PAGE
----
War and the Making of History: The Case of Mexican California, 1821-1846

Article excerpt

At times, the historian of Mexican California, as would the scholar of any other historical subject, must play the philosopher and contemplate the riddles that comprise humanity's existence. What seems accurate often is not, the historian discovers; and what is not accurate sometimes is. To compound matters, what is and what is not accurate, or what only seems to be accurate, depends on circumstance. Where dwells the historian--and how income, education, race, and sex shape his or her faculties--can determine the reach and limits of perception. All the more, the historian's sensibilities may reflect the time and era in which he or she resides; the past--the thing contemplated by the historian--becomes a site of contemporary yearning and angst rather than an accounting of what occurred years before. (1)

Such is the case with Mexican California. Indeed, the ranchero--the proprietor of landed estates in the nineteenth century--embodies why the pursuit of accuracy presents challenges. For some time, the ranchero has figured prominently in many histories about Mexican California. But the question arises whether the ranchero deserves so much attention. The evidence shows otherwise and suggests that war, with the soldier at arms, may offer a better way to interpret life in Mexican California.




Before girding for the fight, as would suit any person going to war, we must first address the ranchero's shortcomings. Many scholars argue that the rancheros dominated the economic and political life of Mexican California. The ranchero was "the 'big man' [who controlled] family, labor and land," declares one scholar, summarizing at one stroke what other historians have long argued. (2) The ranchero's herds provided food. Indians and non-Indians found employment on the ranchero's property. At appropriate times, the ranchero staged fiestas to show his generosity and share the land's bounty with workers and neighbors. (3) Scholars apparently have good reason to say that matters unfolded as they did. The Mexican Californians who helped produce the recuerdos--the oral histories compiled in the late nineteenth century by the historian Hubert Howe Bancroft and his staff--speak often of the ranchero's influence. And scholars, who remain true to the sources, draw their conclusions accordingly.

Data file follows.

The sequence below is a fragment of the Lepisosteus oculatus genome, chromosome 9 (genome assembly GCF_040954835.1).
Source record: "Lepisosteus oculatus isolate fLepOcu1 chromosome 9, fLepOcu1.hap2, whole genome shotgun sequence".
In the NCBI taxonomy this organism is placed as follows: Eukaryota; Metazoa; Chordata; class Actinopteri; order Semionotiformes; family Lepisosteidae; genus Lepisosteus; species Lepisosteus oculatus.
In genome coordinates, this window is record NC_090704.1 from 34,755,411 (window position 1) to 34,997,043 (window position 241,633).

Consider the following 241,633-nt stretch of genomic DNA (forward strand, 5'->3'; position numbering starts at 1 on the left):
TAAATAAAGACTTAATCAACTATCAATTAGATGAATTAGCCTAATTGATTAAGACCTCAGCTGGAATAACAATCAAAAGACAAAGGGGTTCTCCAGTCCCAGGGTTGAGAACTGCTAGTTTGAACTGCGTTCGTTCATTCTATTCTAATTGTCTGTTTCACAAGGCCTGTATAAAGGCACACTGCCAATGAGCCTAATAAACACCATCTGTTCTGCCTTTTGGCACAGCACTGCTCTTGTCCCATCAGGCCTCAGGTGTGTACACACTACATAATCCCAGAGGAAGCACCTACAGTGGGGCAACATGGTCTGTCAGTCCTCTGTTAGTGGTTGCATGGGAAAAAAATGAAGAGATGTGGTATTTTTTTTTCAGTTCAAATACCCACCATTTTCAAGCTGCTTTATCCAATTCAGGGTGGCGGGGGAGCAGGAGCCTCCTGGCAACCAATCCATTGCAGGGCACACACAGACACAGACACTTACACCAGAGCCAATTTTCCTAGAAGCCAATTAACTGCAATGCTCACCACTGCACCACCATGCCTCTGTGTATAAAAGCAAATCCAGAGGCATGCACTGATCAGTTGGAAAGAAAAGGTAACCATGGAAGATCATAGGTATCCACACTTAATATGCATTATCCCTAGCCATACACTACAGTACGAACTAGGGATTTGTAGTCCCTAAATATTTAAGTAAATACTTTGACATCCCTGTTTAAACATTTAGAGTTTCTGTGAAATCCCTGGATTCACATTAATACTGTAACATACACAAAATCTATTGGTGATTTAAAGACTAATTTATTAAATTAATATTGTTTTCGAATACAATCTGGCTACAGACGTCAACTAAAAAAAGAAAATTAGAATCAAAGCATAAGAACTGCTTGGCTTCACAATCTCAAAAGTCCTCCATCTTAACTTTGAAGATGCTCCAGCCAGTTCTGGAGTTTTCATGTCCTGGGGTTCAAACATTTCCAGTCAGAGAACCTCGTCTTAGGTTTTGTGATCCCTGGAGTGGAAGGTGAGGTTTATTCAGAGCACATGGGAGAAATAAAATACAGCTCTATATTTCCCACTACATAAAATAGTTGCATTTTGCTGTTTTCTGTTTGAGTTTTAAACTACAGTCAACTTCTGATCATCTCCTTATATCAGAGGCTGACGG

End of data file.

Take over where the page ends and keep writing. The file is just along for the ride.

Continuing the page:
Some rancheros certainly had great influence, but was it always thus? Did they all command as much power as scholars say? The example of Los Angeles, the most populous settlement in Mexican California, suggests not. If by "ranchero" we mean the individual who held title to his property, there were few such people to begin with. According to the Mexican census of 1844, sixteen people in the Los Angeles area meet our definition of ranchero. The number is significant, but hardly the figure one would imagine. Moreover, the men who did own landed estates, or at least toiled on a rancho, often failed to impress the citizenry of Los Angeles come Election Day. Of the sixty-two men who served in municipal government between 1821 and 1848, the year that Mexico formally ceded California to the United States in the Treaty of Guadalupe Hidalgo, fifteen men--nearly one-fourth of the total number of men who sat in office--had some connection to the cattle business. Of these, only five owned ranchos. (4) The other ten men worked in ranching but did not have title to the property; they worked for the proprietors, or apparently leased a portion of the estate for their own purposes. Four of the fifteen sat as alcalde, the chief magistrate and mayor. Another four served as sindicos, a position that required the occupant to press charges against delinquent residents or collect fees. The largest number, seven, were regidores, aldermen of sorts who represented a particular district.


Farmers, on the other hand, seemingly earned more respect from compatriots. …